Many are familiar with the situation: you have treated yourself to a nice bar of natural soap, enjoy the foam and everything is fine until the next time you wash your hands, you realize that the soap remained wet on the underside and started to get greasy. Why is that and is that a good sign?
A natural phenomenon
Since greasy soap is not necessarily very attractive and also feels unfamiliar, many people get the impression that this is a rather bad sign. The opposite is the case. First of all, something very simple: natural soaps are significantly more greasy than their synthetic counterparts. The latter may not smear at all, which is due to their ingredients. In short, the smearing of natural soaps is closely related to the naturalness of the raw materials used to produce them.
By the way: an important point is the issue of overgreasing , which only occurs with natural soaps. They are based on vegetable oils and fats that are saponified. The proportion that is not saponified and has a moisturizing effect is called overgreasing (sometimes also the degree of saponification). This is not the case with synthetic soaps and moisturizing substances, if they are present in the corresponding product, are added separately.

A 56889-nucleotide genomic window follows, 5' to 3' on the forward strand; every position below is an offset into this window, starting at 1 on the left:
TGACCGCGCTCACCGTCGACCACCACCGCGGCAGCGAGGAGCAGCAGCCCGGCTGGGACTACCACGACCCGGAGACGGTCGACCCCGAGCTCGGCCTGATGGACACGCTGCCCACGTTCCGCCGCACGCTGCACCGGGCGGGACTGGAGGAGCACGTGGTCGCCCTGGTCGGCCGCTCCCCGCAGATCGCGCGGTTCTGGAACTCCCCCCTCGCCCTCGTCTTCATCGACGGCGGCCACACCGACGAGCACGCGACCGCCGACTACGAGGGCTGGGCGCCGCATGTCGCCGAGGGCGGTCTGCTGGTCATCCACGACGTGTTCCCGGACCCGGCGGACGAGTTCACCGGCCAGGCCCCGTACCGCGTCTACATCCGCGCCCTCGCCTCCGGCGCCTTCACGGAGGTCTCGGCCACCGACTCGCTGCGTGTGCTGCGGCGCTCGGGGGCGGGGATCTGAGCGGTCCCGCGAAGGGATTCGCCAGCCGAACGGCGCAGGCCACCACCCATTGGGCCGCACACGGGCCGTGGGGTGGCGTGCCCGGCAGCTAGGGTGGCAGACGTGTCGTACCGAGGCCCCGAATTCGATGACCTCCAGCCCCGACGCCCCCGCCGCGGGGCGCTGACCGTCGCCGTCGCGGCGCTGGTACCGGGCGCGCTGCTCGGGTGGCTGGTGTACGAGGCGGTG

Soap needs to dry
When soap smears, it's not so much the soap itself, but the fact that it's on a surface that prevents it from drying. Nobody likes to have wet feet for hours, not even natural soap. Flat surfaces that don't drain properly are generally a bad idea, no matter how pretty they may be. If soap can dry well, then it doesn't smear, or only very little.
The right storage
Soap dishes are usually not really good, because the surface is often smooth and flat. The best are only those that have grooves so that the contact points between soap and bowl are as small as possible. In any case, soap strainers are good. For body and shower soaps, soap saver bags are the best choice, e.g. our Metanoia Soap Saver Bag .